I've learned over time that anyone claiming to list the 10 best movies of any year is a fool.
A record 336 movies qualified for this year's Academy Awards and hundreds more didn't.
Nobody can possibly see every cinematic effort released to theaters, streamed on home video, downloaded on devices or projected on some garage wall. Nor would they wish to.
All we can realistically do is list our personal favorites of the movie year, for whatever subjective reasons. As 2016 crawls exhausted to a close, these are nine movies from this year that I most enjoyed sitting through and writing about, plus an Oscar-eligible television production binged later.
Here's to more movies to love in 2017. Happy New Year.
1 Moonlight: Barry Jenkins' mesmeric coming-of-self tale set in Miami "practically vibrates with authenticity, a sense of unique place and unsure purpose, gliding like a dream from which one doesn't wish to awaken." Review: tbtim.es/moonlight.
2 Hell or High Water: Jeff Bridges chases bank-robbing brothers in "a movie with Lone Star swagger matching its dusty characters, scripted by Taylor Sheridan with the arcing tension he took south of the border in last year's thrilling Sicario." Review: tbtim.es/highwater.
3 La La Land: Emma Stone and Ryan Gosling star in "an honest-to-Vincente Minnelli blend of original music and golden age Hollywood presentation. La La Land is a trove of references to musical milestones, not derivative but truly inspired. A more joyful movie for grown-ups can't be found this season." Review: tbtim.es/lalaland.
4 Manchester by the Sea: Casey Affleck is an Oscar frontrunner for "a gracefully coarse ode to lives knocked down and if not bouncing back at least not splatting at rock bottom. … (Kenneth) Lonergan writes characters too damaged for happy endings then offers them just enough goodness to keep going." Review: tbtim.es/manchester.
5 American Honey: Andrea Arnold's road trip "feels like a postmillennial's graven image on screen. Not that everyone under 25 wants to be itinerant, crammed into a ratty van with a dozen other aimless, pansexual runaways, peddling obsolete things to strangers. It's these merry pranksters' tribal optimism in times without promise, bonded by culture. … This teen spirit smells authentic." Review: tbtim.es/honey.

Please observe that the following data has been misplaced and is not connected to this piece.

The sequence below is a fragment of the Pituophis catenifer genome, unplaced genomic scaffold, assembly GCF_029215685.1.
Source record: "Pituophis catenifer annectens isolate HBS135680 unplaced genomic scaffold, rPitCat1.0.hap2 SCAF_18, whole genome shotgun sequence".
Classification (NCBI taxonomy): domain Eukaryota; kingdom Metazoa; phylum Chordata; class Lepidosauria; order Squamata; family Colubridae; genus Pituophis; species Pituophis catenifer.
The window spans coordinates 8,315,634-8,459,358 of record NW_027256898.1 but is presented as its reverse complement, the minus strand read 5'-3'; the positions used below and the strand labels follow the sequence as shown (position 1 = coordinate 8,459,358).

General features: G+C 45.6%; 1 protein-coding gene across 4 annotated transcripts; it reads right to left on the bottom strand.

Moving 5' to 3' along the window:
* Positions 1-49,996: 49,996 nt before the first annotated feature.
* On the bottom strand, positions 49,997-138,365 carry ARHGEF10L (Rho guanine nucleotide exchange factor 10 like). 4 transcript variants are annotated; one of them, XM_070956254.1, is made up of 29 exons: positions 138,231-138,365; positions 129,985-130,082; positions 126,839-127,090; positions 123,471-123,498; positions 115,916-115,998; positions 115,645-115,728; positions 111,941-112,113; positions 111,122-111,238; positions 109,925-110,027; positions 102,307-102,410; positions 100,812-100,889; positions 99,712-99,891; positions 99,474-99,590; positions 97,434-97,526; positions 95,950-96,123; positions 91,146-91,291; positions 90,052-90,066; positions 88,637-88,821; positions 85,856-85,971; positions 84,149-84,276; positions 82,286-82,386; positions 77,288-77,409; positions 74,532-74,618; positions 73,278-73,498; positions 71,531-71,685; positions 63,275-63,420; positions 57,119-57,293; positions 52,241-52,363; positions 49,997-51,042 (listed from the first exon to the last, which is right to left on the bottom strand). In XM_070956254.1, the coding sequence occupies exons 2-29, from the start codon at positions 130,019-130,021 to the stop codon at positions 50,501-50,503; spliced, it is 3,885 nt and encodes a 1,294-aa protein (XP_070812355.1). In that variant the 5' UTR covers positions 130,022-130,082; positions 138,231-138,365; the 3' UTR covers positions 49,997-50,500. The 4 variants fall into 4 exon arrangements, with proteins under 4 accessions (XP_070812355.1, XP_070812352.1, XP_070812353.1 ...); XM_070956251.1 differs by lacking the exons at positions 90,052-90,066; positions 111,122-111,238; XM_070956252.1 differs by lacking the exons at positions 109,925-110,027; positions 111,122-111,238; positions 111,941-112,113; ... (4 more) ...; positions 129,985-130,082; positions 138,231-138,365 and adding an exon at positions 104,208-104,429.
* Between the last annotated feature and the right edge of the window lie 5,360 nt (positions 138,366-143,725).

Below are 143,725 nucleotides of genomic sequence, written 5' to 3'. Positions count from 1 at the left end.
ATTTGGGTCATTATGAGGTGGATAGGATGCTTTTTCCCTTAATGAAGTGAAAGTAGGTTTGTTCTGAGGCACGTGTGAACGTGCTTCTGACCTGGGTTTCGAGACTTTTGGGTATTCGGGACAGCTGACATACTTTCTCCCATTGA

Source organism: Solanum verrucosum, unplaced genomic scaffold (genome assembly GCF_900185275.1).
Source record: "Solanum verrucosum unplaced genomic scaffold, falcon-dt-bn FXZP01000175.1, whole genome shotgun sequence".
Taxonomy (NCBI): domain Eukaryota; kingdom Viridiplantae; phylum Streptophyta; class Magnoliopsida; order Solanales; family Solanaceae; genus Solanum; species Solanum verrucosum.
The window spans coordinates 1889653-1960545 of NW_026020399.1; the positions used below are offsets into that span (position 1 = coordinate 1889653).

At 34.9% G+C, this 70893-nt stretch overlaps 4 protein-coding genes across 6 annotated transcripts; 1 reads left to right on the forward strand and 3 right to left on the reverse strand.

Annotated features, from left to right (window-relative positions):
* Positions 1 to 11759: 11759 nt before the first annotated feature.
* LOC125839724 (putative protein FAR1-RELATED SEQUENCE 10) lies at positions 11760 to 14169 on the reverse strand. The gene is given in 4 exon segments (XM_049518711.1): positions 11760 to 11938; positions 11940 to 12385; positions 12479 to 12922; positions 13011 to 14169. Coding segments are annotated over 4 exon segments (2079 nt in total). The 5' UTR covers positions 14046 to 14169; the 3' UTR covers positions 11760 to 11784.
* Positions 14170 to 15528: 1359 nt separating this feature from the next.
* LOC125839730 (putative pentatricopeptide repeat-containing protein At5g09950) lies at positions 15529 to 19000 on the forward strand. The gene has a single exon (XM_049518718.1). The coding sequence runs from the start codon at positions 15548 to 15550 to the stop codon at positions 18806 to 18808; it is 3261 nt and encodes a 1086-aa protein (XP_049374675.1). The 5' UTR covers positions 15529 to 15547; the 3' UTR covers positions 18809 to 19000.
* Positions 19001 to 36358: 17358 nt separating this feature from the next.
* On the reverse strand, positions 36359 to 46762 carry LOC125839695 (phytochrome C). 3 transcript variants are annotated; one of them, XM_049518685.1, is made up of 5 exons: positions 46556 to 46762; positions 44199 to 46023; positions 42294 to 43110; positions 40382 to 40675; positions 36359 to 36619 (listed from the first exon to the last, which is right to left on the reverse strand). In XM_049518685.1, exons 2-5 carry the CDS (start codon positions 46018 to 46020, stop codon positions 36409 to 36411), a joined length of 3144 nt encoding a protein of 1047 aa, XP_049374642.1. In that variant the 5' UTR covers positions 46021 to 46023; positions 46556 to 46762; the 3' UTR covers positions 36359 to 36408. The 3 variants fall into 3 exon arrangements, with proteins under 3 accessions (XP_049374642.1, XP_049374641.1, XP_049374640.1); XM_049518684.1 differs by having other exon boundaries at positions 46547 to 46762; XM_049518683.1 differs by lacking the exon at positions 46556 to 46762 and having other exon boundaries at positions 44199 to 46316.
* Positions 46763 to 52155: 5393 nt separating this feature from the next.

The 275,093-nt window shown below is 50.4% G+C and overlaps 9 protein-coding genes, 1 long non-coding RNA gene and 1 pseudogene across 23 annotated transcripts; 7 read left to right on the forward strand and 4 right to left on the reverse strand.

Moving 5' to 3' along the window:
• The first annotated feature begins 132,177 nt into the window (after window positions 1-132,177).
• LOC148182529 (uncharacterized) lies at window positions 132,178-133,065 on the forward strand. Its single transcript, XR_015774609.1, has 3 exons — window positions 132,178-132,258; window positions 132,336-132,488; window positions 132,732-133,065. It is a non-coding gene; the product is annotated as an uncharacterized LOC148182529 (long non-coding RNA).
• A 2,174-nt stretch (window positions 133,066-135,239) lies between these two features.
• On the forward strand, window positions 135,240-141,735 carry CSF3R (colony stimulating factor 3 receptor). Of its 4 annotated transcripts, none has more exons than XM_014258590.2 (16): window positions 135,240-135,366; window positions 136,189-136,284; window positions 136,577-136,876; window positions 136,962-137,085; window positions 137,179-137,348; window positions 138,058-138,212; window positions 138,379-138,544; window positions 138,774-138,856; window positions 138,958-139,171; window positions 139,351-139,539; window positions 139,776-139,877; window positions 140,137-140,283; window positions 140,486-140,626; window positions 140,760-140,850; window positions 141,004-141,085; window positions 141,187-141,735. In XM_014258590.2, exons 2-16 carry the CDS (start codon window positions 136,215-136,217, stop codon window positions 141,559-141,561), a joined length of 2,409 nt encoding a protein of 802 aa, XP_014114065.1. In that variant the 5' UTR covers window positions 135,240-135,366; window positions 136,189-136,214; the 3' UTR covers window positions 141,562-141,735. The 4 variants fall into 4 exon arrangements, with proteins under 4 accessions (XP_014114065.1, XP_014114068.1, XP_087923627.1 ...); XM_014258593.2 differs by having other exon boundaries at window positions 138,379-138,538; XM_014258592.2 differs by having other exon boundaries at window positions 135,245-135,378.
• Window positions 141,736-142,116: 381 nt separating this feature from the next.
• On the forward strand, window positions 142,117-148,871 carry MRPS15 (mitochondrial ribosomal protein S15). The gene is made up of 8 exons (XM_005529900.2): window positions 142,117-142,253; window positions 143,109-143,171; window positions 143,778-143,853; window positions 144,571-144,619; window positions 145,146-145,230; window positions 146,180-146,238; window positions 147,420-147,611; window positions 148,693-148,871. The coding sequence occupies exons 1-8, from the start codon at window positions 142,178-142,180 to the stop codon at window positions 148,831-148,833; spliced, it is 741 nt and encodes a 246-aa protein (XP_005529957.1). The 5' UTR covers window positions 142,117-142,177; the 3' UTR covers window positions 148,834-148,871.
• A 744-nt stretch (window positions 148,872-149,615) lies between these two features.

6 The Witch: Robert Eggers' filmmaking debut is "a creep show of nearly pedestrian dread, not making viewers jump out of their seats but sink deep into them, retreating from a malignant force building on the screen — not a monster or slasher but the movie itself." Review: tbtim.es/thewitch.
7 O.J.: Made in America: Qualifying for an Oscar nomination allows an ESPN production onto the list. More than recapping the trial of the last century, this monumental documentary autopsied race relations and celebrity, never feeling eight hours long.
8 Sing Street: Another John Carney musical valentine "filled with swoon-inducing sequences, like the boys' shoestring attempt at a music video, that squeeze laughs around that lump in your throat. … It's touching, and you can dance to it. What's not to love?" Review: tbtim.es/singstreet.
9 Arrival: Amy Adams stars in "science fiction at its most romantic, a closer encounter with human nature than extraterrestrials. It's one of a handful of movies that have legitimately fooled me; not with an abrupt twist but a dawning awareness of where it's going thematically, how deeply and how distanced from sci-fi as usual." Review: tbtim.es/arrival.
10 The Lobster: Colin Farrell leads "a shrewd piece of social science fiction … (that) remains strangely romantic throughout, an absurdist take on the notion that great love stories — Casablanca, The Way We Were, Gone With the Wind — don't always end tidily. Review: tbtim.es/thelobster
in theaters: our Top 5
Current movies recommended by the Tampa Bay Times:
1 Fences: Denzel Washington and Viola Davis, shown right, are deserving Golden Globes nominees.
2 Jackie: Natalie Portman excels as Jacqueline Kennedy, protecting her late husband's legacy.
3 Rogue One: A Star Wars Story: The first Skywalker saga spinoff, dark as Darth Vader's helmet.
4 Lion: An Indian boy is lost, adopted, and reunited with his mother by using Google Earth.
5 Why Him? No awards bait here, just plenty of laughs with Bryan Cranston and James Franco.
(Dates subject to change)
Jan. 6: Hidden Figures; A Monster Calls; Underworld: Blood Wars
Jan. 13: Patriots Day; Live by Night; Captain Underpants; The Bye Bye Man
Jan. 20: 20th Century Women
Jan. 27: Gold